#6, wholeheartedly agree, thought it appears DAB is not being adopted (yet? ever?) so my guess it’s thusfar too niche-y.

  4. BCJ says:

    Finally, I’ve been waiting for a new MP3 player that sounds like it was made about a decade ago.

    It’s hard to even count how often I complain about my music not being in a propriatary format, the plethora of control options my MP3 player has, and how I really miss carrying lots of things around in order to listen to my music. Whenever I am on the go and want to listen to a song again, I just restart my playlist, and then press forward to get to the track; it’s nice to see a device that fully understands how much more convenient of a system that is. This sounds like a must-have.

  5. annoyingmouse says:

    I had Sandisk’s Sansa Express with micro-sd slot and the thing was a nightmare. Half the time it wouldn’t properly delete files from the card and required regular formatting, it wouldn’t play certain files if you put too many on and it stop working completely if you got too close to capacity. Although I think that last point might have been remedied in a firmware update (a surprising one since they discontinued the model after about five minutes and didn’t seem to care for doing updates to fix the numerous other glitches), the idea of them actually trying to provide the music for the user on a card fills me with dread. Then again even without my grievances with the company this slotRadio/slotMusic format is easily the most ridiculously pointless music “innovation” I have ever seen. It just highlights not only how ignorant, naive and greedy the major music companies are but also how desperate they have become.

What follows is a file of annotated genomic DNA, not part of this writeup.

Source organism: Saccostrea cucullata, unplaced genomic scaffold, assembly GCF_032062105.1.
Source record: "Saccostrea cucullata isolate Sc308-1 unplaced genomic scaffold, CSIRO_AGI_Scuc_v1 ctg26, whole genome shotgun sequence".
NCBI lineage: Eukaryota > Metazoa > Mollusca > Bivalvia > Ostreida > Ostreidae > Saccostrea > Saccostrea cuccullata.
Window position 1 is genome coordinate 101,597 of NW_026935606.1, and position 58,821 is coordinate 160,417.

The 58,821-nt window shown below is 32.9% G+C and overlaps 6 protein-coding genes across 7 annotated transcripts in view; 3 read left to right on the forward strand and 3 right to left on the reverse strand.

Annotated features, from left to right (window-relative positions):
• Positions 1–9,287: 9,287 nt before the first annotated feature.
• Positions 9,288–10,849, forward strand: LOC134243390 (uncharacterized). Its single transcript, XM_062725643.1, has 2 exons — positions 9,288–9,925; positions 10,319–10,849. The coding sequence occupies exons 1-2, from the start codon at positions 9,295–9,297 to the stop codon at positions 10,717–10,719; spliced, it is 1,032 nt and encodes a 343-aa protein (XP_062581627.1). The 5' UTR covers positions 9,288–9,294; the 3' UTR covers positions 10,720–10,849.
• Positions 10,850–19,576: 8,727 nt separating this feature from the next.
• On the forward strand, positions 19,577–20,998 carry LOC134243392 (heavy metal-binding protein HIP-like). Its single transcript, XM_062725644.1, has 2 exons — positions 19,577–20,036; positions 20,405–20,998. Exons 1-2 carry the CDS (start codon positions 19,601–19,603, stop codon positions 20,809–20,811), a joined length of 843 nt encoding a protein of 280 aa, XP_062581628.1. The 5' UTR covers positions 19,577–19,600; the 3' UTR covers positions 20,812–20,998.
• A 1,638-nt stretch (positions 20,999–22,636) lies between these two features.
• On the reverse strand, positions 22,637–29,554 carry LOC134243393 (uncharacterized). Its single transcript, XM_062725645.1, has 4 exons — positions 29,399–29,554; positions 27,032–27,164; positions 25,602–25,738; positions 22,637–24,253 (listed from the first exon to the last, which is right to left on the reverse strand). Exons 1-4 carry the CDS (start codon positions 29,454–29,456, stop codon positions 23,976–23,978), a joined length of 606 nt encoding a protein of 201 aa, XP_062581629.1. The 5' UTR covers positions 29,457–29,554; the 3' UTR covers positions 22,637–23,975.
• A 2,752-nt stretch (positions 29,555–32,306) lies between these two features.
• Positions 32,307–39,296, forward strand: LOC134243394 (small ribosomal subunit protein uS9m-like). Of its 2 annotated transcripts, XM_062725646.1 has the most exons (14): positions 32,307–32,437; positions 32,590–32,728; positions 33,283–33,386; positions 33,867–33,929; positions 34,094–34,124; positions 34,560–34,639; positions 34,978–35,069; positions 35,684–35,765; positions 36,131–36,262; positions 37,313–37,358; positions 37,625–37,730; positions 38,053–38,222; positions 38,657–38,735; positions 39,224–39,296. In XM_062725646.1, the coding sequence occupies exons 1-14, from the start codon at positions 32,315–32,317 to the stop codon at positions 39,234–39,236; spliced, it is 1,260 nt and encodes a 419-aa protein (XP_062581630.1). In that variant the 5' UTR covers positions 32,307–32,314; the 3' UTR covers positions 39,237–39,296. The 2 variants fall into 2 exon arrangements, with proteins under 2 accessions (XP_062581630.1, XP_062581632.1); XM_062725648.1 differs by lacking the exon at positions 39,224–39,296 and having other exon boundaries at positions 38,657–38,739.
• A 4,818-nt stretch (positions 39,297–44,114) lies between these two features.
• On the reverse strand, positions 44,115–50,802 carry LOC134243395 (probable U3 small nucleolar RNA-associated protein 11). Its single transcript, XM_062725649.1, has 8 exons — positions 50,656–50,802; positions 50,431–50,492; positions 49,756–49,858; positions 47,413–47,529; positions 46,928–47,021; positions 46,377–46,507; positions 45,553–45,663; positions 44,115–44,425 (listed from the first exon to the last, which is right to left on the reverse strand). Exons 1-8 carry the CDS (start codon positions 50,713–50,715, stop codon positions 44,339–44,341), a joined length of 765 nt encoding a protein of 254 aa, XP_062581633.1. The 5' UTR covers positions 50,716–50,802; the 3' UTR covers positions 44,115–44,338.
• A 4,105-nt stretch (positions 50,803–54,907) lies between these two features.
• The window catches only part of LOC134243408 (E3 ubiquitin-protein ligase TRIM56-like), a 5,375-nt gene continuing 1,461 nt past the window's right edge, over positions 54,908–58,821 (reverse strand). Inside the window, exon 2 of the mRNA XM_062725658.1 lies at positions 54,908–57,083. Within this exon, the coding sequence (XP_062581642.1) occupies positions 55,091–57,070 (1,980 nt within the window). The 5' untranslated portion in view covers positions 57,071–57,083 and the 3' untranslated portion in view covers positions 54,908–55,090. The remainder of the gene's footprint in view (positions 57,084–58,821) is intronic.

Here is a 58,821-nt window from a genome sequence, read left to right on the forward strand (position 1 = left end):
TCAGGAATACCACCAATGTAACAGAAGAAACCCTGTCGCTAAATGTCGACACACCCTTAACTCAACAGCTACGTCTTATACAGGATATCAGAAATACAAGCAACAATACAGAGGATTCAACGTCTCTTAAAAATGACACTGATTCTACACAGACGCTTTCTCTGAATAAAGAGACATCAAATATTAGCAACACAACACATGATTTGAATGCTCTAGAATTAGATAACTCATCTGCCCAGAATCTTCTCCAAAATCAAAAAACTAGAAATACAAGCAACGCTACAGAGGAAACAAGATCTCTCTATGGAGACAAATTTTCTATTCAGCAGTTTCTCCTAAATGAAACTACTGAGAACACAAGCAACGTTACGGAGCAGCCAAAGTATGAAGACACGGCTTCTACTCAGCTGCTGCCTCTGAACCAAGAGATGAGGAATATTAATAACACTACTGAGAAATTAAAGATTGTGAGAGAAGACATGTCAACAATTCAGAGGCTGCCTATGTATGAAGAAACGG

6. LightningRose says:

    I love my 16GB Sansa View, and my 8GB e280 before it, but this looks like a load of dreck.

  7. brianary says:

    I’m running Rockbox on a Sansa e200 (several of them, actually, since woot always has them so cheap), and I keep my podcasts on a microSD card, and can swap players quickly when the battery gets low.

    I bought the Elvis album on “slot” music. It comes with a cute, tiny little SD case with a sticker that looks like the album cover. I have to say I kind of like having a physical medium and no DRM and no need to convert it to something usable, since I can just put it in my player without using a computer at all.

  8. danilo says:

    This seems like SanDisk entirely missed the point of modern digital music players.

    Half of the MP3 revolution was the opportunity for liberation from the constraints of playlists made by other people. No one knows better than you what music you want to listen to. Not a radio DJ, not a record label and certainly not a hardware manufacturer. The lasting appeal of digital music is having a perfectly-tailored lineup of content that is endlessly tweakable and completely yours.

    This product is like taking the engine out of your Model T knockoff and strapping a horse to the front of it because you can’t figure out why no one is buying your cars. Maybe it’s because they like horses after all!

  9. Blaine says:


    I also have an e200 running RockBox and I’m absolutely enamored with the slotmusic cards. You can play it from the card or pop them in, copy and paste it to the main memory. It’s great to be able to walk into a store, purchase music and put it on my mp3 player immediately.

    I’m honestly more prone to trying new music and artists because, worst case scenario, I can always just erase the files and have another microSD card.

    Also, free microSD > USB adapter.